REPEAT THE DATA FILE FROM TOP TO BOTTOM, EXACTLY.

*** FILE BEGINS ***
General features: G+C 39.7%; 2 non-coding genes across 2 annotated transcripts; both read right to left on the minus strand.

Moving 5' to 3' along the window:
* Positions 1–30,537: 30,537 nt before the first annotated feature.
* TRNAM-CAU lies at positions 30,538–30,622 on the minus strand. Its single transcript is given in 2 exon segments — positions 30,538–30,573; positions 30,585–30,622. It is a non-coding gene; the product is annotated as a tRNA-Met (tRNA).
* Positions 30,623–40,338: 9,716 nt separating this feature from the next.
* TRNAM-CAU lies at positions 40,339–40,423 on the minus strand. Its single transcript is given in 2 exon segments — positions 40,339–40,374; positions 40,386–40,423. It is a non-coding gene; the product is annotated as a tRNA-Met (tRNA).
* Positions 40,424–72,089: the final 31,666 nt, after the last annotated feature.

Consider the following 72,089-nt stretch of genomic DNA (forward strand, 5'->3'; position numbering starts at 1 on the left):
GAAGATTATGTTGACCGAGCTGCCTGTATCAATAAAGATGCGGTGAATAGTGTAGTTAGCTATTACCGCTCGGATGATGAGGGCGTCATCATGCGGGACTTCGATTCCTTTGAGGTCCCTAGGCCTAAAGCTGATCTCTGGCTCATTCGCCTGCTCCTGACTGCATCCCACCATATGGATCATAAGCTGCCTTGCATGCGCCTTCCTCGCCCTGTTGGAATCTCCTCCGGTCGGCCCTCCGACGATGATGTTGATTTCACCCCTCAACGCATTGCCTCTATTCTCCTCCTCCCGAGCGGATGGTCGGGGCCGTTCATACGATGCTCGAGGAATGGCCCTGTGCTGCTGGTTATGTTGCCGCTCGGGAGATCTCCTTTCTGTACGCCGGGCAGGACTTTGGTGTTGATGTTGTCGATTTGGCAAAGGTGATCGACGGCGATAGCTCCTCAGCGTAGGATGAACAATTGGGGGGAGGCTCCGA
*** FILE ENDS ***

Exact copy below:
General features: G+C 39.7%; 2 non-coding genes across 2 annotated transcripts; both read right to left on the minus strand.

Moving 5' to 3' along the window:
* Positions 1–30,537: 30,537 nt before the first annotated feature.
* TRNAM-CAU lies at positions 30,538–30,622 on the minus strand. Its single transcript is given in 2 exon segments — positions 30,538–30,573; positions 30,585–30,622. It is a non-coding gene; the product is annotated as a tRNA-Met (tRNA).
* Positions 30,623–40,338: 9,716 nt separating this feature from the next.
* TRNAM-CAU lies at positions 40,339–40,423 on the minus strand. Its single transcript is given in 2 exon segments — positions 40,339–40,374; positions 40,386–40,423. It is a non-coding gene; the product is annotated as a tRNA-Met (tRNA).
* Positions 40,424–72,089: the final 31,666 nt, after the last annotated feature.

Consider the following 72,089-nt stretch of genomic DNA (forward strand, 5'->3'; position numbering starts at 1 on the left):
GAAGATTATGTTGACCGAGCTGCCTGTATCAATAAAGATGCGGTGAATAGTGTAGTTAGCTATTACCGCTCGGATGATGAGGGCGTCATCATGCGGGACTTCGATTCCTTTGAGGTCCCTAGGCCTAAAGCTGATCTCTGGCTCATTCGCCTGCTCCTGACTGCATCCCACCATATGGATCATAAGCTGCCTTGCATGCGCCTTCCTCGCCCTGTTGGAATCTCCTCCGGTCGGCCCTCCGACGATGATGTTGATTTCACCCCTCAACGCATTGCCTCTATTCTCCTCCTCCCGAGCGGATGGTCGGGGCCGTTCATACGATGCTCGAGGAATGGCCCTGTGCTGCTGGTTATGTTGCCGCTCGGGAGATCTCCTTTCTGTACGCCGGGCAGGACTTTGGTGTTGATGTTGTCGATTTGGCAAAGGTGATCGACGGCGATAGCTCCTCAGCGTAGGATGAACAATTGGGGGGAGGCTCCGA